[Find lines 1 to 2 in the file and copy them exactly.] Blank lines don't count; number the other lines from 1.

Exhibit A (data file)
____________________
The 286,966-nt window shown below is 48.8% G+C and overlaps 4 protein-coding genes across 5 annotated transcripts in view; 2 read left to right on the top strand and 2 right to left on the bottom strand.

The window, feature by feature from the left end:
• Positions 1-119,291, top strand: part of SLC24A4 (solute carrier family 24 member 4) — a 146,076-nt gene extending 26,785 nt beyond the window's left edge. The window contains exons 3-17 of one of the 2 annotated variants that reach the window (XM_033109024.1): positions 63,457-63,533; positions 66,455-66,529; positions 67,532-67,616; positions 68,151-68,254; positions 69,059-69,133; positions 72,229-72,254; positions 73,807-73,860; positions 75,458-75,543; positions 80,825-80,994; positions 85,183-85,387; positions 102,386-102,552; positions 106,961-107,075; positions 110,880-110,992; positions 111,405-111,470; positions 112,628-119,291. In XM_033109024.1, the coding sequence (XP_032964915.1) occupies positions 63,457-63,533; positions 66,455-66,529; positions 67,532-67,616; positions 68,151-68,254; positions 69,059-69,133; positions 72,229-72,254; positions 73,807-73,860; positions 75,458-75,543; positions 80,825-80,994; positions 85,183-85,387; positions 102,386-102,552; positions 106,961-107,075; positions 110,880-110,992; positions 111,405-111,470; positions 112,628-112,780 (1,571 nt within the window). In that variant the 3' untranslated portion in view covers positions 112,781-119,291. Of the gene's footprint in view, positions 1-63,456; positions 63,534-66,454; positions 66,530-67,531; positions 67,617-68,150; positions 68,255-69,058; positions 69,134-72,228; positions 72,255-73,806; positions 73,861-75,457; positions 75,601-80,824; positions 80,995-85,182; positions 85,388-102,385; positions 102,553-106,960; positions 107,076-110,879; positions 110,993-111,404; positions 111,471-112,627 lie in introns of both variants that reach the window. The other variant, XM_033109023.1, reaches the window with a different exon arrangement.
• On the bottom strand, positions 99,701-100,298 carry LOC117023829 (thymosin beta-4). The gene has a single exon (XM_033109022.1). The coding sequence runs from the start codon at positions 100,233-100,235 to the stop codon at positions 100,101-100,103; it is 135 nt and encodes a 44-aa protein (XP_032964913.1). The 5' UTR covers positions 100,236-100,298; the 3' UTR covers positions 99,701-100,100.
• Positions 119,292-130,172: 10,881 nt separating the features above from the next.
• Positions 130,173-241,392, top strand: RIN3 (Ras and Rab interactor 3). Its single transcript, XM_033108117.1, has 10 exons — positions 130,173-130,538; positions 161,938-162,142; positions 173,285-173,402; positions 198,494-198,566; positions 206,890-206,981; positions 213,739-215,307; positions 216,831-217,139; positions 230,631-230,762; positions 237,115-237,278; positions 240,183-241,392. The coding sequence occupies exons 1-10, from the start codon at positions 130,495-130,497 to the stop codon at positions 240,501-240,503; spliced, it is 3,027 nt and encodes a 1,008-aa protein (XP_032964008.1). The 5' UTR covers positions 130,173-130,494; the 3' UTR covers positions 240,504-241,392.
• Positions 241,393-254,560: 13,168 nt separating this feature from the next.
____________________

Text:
The 286,966-nt window shown below is 48.8% G+C and overlaps 4 protein-coding genes across 5 annotated transcripts in view; 2 read left to right on the top strand and 2 right to left on the bottom strand.

The window, feature by feature from the left end: